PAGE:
There are fears Mzuzu University (Mzuni) may be forced to alter its academic calendar following fire that gutted the institution’s library on the early hours of Friday, destroying a total of 45, 000 books and computers.
Students who witnessed the inferno told Malawi News Agency (Mana), that the fire started around 3:00 a.m. Friday as a simple spark closer to the library’s main entrance. In a short time, it turned out to be a fierce fire which spread to the entire building within minutes after the spark.
While some sources claim Mzuzu City Fire Brigade came in good time but did not have enough water to put off the huge fire, others allege students turned the fire fighters away because it was already too late for them to manage the fire.
With the Open Distance Learning (ODL) students scheduled to resume their studies in January 2016, some students are worried that the damage may affect the opening of the school in January for the ODL programme and March for the full-time students.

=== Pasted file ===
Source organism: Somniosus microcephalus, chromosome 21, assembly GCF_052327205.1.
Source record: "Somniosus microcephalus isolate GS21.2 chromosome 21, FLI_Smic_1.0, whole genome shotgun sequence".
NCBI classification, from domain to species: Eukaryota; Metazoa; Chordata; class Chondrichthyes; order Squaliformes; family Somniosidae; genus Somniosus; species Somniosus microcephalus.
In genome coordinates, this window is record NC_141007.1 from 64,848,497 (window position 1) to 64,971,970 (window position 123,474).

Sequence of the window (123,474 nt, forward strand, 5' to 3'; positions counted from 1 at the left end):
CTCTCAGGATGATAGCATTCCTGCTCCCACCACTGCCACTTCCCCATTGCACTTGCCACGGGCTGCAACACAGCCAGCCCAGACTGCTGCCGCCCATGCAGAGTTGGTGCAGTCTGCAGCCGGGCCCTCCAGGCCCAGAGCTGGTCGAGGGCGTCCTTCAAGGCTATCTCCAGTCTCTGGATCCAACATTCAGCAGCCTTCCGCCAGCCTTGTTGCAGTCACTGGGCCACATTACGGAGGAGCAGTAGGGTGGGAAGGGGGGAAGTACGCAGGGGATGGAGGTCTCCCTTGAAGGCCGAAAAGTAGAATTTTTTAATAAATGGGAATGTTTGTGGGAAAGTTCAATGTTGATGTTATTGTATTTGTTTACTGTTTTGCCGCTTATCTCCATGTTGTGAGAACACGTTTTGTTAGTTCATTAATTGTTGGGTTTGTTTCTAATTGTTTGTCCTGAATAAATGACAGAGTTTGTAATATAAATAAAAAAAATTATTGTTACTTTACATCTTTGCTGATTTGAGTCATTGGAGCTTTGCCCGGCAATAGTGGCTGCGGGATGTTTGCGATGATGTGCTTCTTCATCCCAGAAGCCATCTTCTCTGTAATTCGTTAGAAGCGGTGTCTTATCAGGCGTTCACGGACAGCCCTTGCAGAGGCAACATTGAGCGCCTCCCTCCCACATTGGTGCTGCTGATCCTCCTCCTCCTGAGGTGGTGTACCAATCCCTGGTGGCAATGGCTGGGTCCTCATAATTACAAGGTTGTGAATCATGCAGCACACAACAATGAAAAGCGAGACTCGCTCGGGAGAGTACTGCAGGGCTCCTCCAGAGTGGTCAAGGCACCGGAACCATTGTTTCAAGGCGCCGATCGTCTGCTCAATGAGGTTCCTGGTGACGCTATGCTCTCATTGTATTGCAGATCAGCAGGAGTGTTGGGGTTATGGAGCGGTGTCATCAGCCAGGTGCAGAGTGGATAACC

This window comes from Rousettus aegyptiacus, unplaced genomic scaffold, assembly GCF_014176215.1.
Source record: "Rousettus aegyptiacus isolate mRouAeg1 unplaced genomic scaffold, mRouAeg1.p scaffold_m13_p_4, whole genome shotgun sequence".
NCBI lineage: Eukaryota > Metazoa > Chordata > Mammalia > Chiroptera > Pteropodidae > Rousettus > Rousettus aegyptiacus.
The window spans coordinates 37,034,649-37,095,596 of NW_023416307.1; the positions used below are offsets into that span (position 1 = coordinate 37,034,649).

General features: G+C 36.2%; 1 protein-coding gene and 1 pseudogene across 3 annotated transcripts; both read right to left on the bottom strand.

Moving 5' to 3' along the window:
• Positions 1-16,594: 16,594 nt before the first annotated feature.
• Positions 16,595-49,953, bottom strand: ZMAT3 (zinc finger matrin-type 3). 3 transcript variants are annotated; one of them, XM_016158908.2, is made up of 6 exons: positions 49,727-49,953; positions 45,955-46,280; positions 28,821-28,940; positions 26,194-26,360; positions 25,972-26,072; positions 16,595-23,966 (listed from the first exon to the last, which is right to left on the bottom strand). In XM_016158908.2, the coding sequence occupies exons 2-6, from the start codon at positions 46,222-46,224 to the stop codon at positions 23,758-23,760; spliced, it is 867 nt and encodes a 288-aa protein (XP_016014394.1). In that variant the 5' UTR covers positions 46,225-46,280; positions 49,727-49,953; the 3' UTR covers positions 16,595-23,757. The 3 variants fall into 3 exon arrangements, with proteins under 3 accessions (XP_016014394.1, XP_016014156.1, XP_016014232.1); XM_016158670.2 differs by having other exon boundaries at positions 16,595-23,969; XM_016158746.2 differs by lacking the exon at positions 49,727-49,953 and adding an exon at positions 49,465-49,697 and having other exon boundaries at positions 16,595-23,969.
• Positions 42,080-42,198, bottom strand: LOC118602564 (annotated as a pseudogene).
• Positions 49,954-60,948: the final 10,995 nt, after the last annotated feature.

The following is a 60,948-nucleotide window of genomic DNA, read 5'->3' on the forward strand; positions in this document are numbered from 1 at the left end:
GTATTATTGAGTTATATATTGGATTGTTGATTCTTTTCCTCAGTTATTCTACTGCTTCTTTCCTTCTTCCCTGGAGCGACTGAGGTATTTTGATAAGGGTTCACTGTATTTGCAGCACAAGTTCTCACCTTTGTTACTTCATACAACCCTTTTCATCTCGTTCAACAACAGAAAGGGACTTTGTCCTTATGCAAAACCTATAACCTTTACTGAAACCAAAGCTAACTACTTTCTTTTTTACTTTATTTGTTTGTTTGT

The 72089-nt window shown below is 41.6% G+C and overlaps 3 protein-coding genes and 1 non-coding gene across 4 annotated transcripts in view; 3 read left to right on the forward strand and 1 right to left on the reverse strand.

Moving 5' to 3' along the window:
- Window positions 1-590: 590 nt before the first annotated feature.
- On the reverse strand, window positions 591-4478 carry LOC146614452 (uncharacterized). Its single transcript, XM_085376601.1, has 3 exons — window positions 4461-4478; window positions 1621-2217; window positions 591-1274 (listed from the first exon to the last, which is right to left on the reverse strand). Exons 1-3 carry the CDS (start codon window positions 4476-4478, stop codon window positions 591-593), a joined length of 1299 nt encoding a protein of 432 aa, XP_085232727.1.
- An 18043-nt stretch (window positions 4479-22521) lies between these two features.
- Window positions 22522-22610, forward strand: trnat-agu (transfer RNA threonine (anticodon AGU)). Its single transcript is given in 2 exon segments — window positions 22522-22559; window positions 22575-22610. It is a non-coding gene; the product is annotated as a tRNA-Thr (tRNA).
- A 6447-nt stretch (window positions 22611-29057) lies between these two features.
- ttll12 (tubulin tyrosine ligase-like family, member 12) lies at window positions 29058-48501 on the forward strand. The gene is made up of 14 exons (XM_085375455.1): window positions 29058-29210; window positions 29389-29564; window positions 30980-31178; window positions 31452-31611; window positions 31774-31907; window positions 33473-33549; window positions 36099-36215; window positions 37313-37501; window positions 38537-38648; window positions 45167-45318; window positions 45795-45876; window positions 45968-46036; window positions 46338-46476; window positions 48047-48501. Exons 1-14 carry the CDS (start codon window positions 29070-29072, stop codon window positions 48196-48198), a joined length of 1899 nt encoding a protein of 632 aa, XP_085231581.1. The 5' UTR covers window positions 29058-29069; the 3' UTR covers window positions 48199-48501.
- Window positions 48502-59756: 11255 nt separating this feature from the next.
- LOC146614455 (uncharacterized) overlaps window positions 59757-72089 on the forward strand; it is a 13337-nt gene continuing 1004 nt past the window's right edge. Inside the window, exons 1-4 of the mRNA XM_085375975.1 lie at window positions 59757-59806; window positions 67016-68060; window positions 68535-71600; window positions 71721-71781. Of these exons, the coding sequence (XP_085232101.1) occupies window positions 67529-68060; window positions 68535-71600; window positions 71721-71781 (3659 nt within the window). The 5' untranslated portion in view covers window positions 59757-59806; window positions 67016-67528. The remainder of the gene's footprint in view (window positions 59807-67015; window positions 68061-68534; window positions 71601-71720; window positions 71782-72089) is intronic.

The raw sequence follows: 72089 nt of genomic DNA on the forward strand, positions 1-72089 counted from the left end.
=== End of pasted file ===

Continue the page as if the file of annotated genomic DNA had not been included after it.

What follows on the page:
Speaking in an interview with Mana Friday morning, Mzuni Vice Chancellor, Dr Robert Ridley, conceded the destruction of the college library may affect the college university’s academic calendar.
However, the Mzuni Vice Chancellor said the institution’s officials would soon come up with short and long-term solutions to make up for the destroyed library.
Unable to tell what will happen following the fire accident, the Vice Chancellor said investigation to establish the cause of the fire, and assessment to find the value of the items destroyed, are underway.
“It may be dangerous to speculate now. It is likely that the students [especially ODL ones] will be affected because it is a library [that has been damaged], but first of all we have to find out what happened and how the fire started.
“At the moment, in terms of books and equipment, we are undertaking a full assessment of the damage and afterwards we can attach the total value,” said the vice chancellor.
Ridley further said the library is not just the value, but the worth that goes into creating it.
“Talk of books, computers and some confidential academic documents about the university, Mzuzu [City] and Malawi as whole, that have been lost in the fire,” said Ridley, adding that the institution will engage its stakeholders as soon as possible to map the way forward.
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